Author: Gordon Platt
MERGERS & ACQUISITIONS


corporate-finance6 Government-encouraged bank mergers and bailouts are keeping global M&A; activity alive amid the financial crisis, which has severely restricted financing for corporate buyouts.

San Francisco-based Wells Fargo’s $15.1 billion acquisition of Wachovia, which derailed a hastily arranged government deal to sell most of Wachovia to Citi, was the largest M&A; deal in the Americas in October. The dramatic turn of events came after the US Internal Revenue Service reinstated tax breaks for financial institutions that take big losses on non-performing loans acquired through acquisitions.

The US government is encouraging weak banks to merge with stronger partners rather than to fail and put a further strain on the Federal Deposit Insurance Corporation. Meanwhile, the US Treasury Department announced a plan to spend $250 billion to buy preferred shares in financial institutions, with half going to the top 10 banks and the rest to regional and community banks.

In what could foreshadow hundreds if not thousands of US bank mergers, Pittsburgh, Pennsylvania-based PNC Financial Services purchased Cleveland, Ohio-based National City, a troubled bank with lots of bad mortgage loans, for $5.6 billion. As part of the deal, PNC will receive $7.7 billion from the US Treasury by selling it a stake in the combined institution.

Treasury secretary Henry Paulson announced the plan to tap the Troubled Asset Relief Program, a $700 billion financial rescue package approved by Congress in October, to inject capital in banks to strengthen the financial system and boost lending following similar moves by European governments. The British government spent $64 billion of taxpayers’ money to buy stakes in Royal Bank of Scotland, Lloyds TSB and HBOS. The latter two banks renegotiated the terms of their proposed merger in light of the bailout. Germany, France and Spain announced rescue plans totaling $1.3 trillion in loan guarantees and capital.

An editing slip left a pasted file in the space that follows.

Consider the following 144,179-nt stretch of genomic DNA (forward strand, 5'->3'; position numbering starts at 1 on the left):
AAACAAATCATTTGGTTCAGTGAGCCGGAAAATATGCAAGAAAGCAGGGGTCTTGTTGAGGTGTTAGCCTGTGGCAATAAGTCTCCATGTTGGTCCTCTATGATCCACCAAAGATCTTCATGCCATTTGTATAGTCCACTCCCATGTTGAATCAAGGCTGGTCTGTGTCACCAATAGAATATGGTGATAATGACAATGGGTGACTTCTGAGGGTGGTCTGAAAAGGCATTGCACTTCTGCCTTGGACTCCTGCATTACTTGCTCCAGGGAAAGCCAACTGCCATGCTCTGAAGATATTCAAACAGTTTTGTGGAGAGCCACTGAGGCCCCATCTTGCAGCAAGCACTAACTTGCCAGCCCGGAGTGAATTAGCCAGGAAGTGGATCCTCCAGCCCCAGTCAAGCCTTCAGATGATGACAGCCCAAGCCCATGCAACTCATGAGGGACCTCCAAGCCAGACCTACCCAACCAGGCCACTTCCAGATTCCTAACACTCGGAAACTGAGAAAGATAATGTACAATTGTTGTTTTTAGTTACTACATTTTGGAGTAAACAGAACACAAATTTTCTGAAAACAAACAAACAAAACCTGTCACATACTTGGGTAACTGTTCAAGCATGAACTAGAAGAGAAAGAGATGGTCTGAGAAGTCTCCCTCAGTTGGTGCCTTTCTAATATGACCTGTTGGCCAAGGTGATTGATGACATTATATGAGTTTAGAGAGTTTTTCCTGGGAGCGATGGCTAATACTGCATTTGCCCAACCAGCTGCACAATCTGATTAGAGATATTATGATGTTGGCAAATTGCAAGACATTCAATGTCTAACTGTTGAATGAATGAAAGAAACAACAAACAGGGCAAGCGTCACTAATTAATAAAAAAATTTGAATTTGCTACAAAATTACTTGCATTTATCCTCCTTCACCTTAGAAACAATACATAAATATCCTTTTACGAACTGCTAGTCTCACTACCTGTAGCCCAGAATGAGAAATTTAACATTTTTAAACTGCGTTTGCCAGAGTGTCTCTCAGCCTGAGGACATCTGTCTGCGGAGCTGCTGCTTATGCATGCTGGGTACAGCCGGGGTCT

Paris-based BNP Paribas agreed to take a 75% stake in the remaining operations of troubled bank Fortis, following a bailout that left Belgium and Luxembourg holding a 49% share in Fortis, which suffered big losses in credit derivatives.

In Brazil, Banco Itaú agreed in early November to acquire Unibanco in a stock-swap transaction, creating Latin America’s biggest bank. The banks, both based in São Paulo, rushed out third-quarter earnings ahead of schedule to ease investors’ concerns about potential currency derivative losses following the sharp decline in the Brazilian real.

Henrique Meirelles, president of Brazil’s central bank, said the merger would contribute to the strengthening of the country’s financial system. The central bank has pumped more than $46 billion into the nation’s banking system since late September to stimulate lending and keep smaller banks from failing.

There were several major M&A; deals outside of the financial sector in October. Chicago-based Exelon, the leading nuclear power operator in the United States, with 17 reactors, made an unsolicited offer to buy Princeton, New Jersey-based NRG Energy, a wholesale power generator with large operations in Texas. The bid came after NRG’s stock lost half of its market value, making its cheapened power assets an attractive takeover target.

NRG says several major global banks have agreed to refinance its debt when the transaction closes. “We believe that our success with the refinancing effort in this challenging environment serves to underscore the compelling business and financial rationale for the merger and further validates the combination of our two companies,” says John Rowe, CEO of Exelon.

In the biopharmaceutical industry, Eli Lilly agreed to acquire ImClone Systems, which has the facilities to develop and manufacture complex biomolecules.

corporate-finance7_01
corporate-finance7_02

Gordon Platt